Although Maupin has more than proved that there is life after Tales of the City, his fans still want to know if he will be revisiting the folks at Barbary Lane sometime in the future. Well, all Maupin had to say on that subject on literarybent.com is, "I never say never about anything, so it's not inconceivable that at some point in the future I may get really desperate and write a stocking stuffer called Christmas at Barbary Lane. But don't bank on it."

Good To Know

When it comes to Armistead Maupin's name, don't believe the rumors. Although it has long been speculated that his moniker is an invention of the author (after all, "Armistead Maupin" is an anagram for "is a man I dreamt up"), the writer insists that Armistead Maupin is, indeed, his given name.

In 1995, Maupin lent his voice to The Celluloid Closet, an HBO documentary about the history of the depictions of gays and lesbians in American cinema.

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    1. Hometown:
      San Francisco, California
    1. Date of Birth:
      May 13, 1944
    2. Place of Birth:
      Washington, D.C.
    1. Education:
      University of North Carolina at Chapel Hill

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Sort by: Showing all of 4 Customer Reviews
  • Anonymous

    Posted June 27, 2001

    What a book should be!

    Like the review on the inside dust jacket said, I couldn't put it down. The first two books are the best, but the third isn't bad. The characters are fascinating, I'd love to have a Ms. Madrigal around! I highly recommend this book, you won't be sorry. I got my copy from my grandmother ( a Bay Area artist) and I can't wait to call her and discuss it. Enjoy, Babycakes!

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  • Anonymous

    Posted June 21, 2000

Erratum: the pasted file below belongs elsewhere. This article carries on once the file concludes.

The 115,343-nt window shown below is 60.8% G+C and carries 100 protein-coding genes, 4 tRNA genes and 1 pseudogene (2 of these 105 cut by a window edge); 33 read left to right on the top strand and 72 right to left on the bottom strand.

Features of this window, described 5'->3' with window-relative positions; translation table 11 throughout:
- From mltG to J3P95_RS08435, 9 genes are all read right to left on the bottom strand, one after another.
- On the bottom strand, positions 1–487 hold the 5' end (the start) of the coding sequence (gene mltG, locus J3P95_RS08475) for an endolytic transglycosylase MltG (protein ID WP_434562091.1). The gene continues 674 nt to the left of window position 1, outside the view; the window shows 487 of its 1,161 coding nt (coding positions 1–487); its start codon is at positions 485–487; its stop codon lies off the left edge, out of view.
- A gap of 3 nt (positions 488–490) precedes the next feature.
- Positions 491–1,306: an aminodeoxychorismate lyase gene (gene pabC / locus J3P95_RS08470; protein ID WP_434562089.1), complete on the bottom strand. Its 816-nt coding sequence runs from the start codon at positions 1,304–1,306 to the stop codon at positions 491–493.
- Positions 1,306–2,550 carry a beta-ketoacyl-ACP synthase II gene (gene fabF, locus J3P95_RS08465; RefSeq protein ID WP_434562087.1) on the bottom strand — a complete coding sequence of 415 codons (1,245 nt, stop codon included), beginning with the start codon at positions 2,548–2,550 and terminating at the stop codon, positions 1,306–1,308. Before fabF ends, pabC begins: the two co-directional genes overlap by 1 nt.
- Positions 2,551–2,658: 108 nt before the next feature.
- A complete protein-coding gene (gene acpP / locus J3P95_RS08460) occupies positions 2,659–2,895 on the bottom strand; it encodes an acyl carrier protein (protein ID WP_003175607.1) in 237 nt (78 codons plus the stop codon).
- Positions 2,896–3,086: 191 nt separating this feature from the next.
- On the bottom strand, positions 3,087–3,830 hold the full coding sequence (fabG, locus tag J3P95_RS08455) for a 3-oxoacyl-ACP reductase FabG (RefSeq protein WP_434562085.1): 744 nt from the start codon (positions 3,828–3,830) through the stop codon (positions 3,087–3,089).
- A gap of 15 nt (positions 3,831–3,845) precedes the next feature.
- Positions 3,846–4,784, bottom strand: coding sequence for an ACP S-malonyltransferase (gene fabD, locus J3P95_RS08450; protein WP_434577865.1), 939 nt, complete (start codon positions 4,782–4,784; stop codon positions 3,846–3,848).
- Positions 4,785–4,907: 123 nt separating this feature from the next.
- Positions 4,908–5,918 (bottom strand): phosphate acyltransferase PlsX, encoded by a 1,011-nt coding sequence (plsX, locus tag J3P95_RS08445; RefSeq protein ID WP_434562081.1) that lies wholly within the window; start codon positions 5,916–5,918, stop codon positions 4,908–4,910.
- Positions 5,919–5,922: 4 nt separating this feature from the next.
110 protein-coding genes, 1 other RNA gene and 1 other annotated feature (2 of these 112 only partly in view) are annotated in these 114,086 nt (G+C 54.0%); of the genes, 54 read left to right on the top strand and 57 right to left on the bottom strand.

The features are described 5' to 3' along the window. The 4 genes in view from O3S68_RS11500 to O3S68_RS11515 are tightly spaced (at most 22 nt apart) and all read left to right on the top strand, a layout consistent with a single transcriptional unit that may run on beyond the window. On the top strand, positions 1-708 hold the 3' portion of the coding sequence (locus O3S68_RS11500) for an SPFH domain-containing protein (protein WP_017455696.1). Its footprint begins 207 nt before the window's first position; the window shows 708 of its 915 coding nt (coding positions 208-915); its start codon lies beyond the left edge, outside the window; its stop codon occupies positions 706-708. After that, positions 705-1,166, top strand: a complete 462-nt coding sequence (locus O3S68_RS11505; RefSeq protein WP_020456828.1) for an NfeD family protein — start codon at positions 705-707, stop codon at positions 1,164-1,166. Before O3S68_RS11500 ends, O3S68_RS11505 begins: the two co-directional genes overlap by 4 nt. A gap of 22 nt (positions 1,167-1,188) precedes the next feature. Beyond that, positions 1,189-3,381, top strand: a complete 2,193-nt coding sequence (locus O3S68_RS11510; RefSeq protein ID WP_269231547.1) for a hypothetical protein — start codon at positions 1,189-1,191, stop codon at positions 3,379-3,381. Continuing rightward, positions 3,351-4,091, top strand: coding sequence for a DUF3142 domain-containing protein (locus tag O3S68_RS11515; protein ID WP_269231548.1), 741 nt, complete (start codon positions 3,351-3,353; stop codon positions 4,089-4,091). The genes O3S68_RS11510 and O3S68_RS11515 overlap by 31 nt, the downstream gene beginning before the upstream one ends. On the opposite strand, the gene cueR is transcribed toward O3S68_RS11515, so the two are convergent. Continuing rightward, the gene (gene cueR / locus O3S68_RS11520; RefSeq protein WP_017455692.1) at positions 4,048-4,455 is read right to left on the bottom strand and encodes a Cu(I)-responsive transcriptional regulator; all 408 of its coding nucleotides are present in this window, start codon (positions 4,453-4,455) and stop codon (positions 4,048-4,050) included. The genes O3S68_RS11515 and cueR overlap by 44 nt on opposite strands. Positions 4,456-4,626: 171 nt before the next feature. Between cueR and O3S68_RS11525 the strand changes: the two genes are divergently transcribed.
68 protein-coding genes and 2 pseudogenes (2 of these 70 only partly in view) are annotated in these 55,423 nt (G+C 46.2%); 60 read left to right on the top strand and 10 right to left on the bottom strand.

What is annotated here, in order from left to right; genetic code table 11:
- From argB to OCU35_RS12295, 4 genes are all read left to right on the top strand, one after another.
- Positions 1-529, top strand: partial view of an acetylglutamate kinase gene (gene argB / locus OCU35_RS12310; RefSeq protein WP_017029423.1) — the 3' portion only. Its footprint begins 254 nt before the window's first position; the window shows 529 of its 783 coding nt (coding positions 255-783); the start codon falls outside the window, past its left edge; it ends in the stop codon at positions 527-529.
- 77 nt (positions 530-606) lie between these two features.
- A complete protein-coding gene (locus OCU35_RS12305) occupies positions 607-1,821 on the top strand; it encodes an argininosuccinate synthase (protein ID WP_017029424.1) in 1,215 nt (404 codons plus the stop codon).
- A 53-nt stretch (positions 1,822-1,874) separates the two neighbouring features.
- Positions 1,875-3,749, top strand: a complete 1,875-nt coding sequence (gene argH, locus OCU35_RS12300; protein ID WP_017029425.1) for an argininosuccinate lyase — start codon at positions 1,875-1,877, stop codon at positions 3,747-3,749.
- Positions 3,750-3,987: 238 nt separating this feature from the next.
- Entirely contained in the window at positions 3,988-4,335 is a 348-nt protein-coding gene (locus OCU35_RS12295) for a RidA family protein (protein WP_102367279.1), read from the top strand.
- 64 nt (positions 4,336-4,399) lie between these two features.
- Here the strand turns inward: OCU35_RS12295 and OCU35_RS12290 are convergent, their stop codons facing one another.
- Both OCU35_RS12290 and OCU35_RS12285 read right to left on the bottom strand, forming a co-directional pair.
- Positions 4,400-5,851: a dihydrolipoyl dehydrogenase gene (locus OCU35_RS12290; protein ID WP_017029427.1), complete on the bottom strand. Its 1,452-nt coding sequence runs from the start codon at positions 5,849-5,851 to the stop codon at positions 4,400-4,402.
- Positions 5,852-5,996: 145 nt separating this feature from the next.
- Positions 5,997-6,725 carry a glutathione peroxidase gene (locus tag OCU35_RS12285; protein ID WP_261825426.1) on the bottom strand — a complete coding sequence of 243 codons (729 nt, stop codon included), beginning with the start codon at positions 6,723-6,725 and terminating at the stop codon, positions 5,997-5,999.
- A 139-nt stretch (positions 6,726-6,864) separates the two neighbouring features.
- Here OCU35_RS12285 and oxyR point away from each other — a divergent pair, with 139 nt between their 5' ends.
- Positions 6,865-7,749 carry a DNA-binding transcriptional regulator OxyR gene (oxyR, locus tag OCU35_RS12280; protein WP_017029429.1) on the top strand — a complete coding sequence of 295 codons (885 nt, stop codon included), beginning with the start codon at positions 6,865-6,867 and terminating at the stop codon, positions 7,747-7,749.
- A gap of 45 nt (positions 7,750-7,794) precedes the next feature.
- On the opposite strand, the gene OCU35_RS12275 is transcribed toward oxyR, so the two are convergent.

SET THESE IN KANSAS, AND THEY COULD BE MINE!

    I love the way these stories are written. They show the humor and the heartache of the 'extended' family. I feel that my friends are my family. Maupin makes you sympathise, love, and even despise his characters. They have heart and a breath that I haven't captured in any other novels since.

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  • Anonymous

    Posted March 8, 2000

    The best books I have ever read.

    I stared with the first book for a change. When i strated it I could not put it down. I love the setting , and all the characters touched my heart. I've now read every book by Armistead Maupin . I tell everyone about the books.Now all my friend have read them too. Aaron woodbride, va

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  • Anonymous

    Posted January 30, 2000

    One of the best books I have ever read.

    Armistead Maupin is one of the most talented writers ever. The 'Tales of the City' series was so fun to read that I finished the entire 6 book series in 4 days! If you're a bedtime reader you'll find yourself saying 'ok, just one more chapter before I go to sleep' and eventually end up reading 6-7 chapters. I can't recommend this series anymore highly. Do yourself a favor and order it NOW!